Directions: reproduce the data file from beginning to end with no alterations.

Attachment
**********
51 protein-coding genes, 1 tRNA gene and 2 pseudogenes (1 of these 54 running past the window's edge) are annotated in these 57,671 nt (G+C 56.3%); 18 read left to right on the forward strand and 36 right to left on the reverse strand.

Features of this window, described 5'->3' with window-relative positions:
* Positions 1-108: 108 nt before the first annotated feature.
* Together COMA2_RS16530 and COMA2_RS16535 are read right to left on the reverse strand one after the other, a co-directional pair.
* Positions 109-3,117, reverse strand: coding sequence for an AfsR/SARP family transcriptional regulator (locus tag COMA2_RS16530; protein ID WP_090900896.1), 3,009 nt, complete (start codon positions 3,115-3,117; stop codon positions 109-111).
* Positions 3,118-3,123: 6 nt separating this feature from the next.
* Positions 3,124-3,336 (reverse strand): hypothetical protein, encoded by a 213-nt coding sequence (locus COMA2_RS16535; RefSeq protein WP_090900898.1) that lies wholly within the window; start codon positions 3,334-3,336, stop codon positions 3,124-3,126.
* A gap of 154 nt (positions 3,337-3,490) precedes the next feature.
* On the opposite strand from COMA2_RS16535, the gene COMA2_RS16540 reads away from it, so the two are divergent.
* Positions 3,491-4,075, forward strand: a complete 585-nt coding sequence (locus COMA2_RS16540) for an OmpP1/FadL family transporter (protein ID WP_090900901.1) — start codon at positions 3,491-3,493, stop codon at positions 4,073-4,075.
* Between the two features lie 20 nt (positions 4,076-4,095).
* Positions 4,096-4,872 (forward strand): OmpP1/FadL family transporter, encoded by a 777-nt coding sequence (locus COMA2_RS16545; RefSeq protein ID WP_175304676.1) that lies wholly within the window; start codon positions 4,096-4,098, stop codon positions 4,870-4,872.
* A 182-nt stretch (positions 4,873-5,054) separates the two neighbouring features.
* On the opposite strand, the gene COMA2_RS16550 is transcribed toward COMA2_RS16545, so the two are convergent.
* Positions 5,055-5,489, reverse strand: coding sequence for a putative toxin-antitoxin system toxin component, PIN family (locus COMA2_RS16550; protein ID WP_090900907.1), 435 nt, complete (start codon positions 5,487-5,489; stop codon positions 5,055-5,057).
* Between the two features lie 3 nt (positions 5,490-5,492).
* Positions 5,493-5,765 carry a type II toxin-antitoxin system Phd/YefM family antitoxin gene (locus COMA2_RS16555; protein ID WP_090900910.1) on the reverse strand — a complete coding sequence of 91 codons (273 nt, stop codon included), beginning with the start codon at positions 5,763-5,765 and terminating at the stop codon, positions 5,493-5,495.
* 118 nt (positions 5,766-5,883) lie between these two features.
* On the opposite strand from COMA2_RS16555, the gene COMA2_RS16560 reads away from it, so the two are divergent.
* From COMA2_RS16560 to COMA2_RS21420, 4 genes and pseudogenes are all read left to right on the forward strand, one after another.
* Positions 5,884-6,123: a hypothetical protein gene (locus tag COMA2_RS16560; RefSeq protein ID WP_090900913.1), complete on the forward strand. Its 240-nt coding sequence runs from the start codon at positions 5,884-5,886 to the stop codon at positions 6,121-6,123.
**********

51 protein-coding genes, 1 tRNA gene and 2 pseudogenes (1 of these 54 running past the window's edge) are annotated in these 57,671 nt (G+C 56.3%); 18 read left to right on the forward strand and 36 right to left on the reverse strand.

Features of this window, described 5'->3' with window-relative positions:
* Positions 1-108: 108 nt before the first annotated feature.
* Together COMA2_RS16530 and COMA2_RS16535 are read right to left on the reverse strand one after the other, a co-directional pair.
* Positions 109-3,117, reverse strand: coding sequence for an AfsR/SARP family transcriptional regulator (locus tag COMA2_RS16530; protein ID WP_090900896.1), 3,009 nt, complete (start codon positions 3,115-3,117; stop codon positions 109-111).
* Positions 3,118-3,123: 6 nt separating this feature from the next.
* Positions 3,124-3,336 (reverse strand): hypothetical protein, encoded by a 213-nt coding sequence (locus COMA2_RS16535; RefSeq protein WP_090900898.1) that lies wholly within the window; start codon positions 3,334-3,336, stop codon positions 3,124-3,126.
* A gap of 154 nt (positions 3,337-3,490) precedes the next feature.
* On the opposite strand from COMA2_RS16535, the gene COMA2_RS16540 reads away from it, so the two are divergent.
* Positions 3,491-4,075, forward strand: a complete 585-nt coding sequence (locus COMA2_RS16540) for an OmpP1/FadL family transporter (protein ID WP_090900901.1) — start codon at positions 3,491-3,493, stop codon at positions 4,073-4,075.
* Between the two features lie 20 nt (positions 4,076-4,095).
* Positions 4,096-4,872 (forward strand): OmpP1/FadL family transporter, encoded by a 777-nt coding sequence (locus COMA2_RS16545; RefSeq protein ID WP_175304676.1) that lies wholly within the window; start codon positions 4,096-4,098, stop codon positions 4,870-4,872.
* A 182-nt stretch (positions 4,873-5,054) separates the two neighbouring features.
* On the opposite strand, the gene COMA2_RS16550 is transcribed toward COMA2_RS16545, so the two are convergent.
* Positions 5,055-5,489, reverse strand: coding sequence for a putative toxin-antitoxin system toxin component, PIN family (locus COMA2_RS16550; protein ID WP_090900907.1), 435 nt, complete (start codon positions 5,487-5,489; stop codon positions 5,055-5,057).
* Between the two features lie 3 nt (positions 5,490-5,492).
* Positions 5,493-5,765 carry a type II toxin-antitoxin system Phd/YefM family antitoxin gene (locus COMA2_RS16555; protein ID WP_090900910.1) on the reverse strand — a complete coding sequence of 91 codons (273 nt, stop codon included), beginning with the start codon at positions 5,763-5,765 and terminating at the stop codon, positions 5,493-5,495.
* 118 nt (positions 5,766-5,883) lie between these two features.
* On the opposite strand from COMA2_RS16555, the gene COMA2_RS16560 reads away from it, so the two are divergent.
* From COMA2_RS16560 to COMA2_RS21420, 4 genes and pseudogenes are all read left to right on the forward strand, one after another.
* Positions 5,884-6,123: a hypothetical protein gene (locus tag COMA2_RS16560; RefSeq protein ID WP_090900913.1), complete on the forward strand. Its 240-nt coding sequence runs from the start codon at positions 5,884-5,886 to the stop codon at positions 6,121-6,123.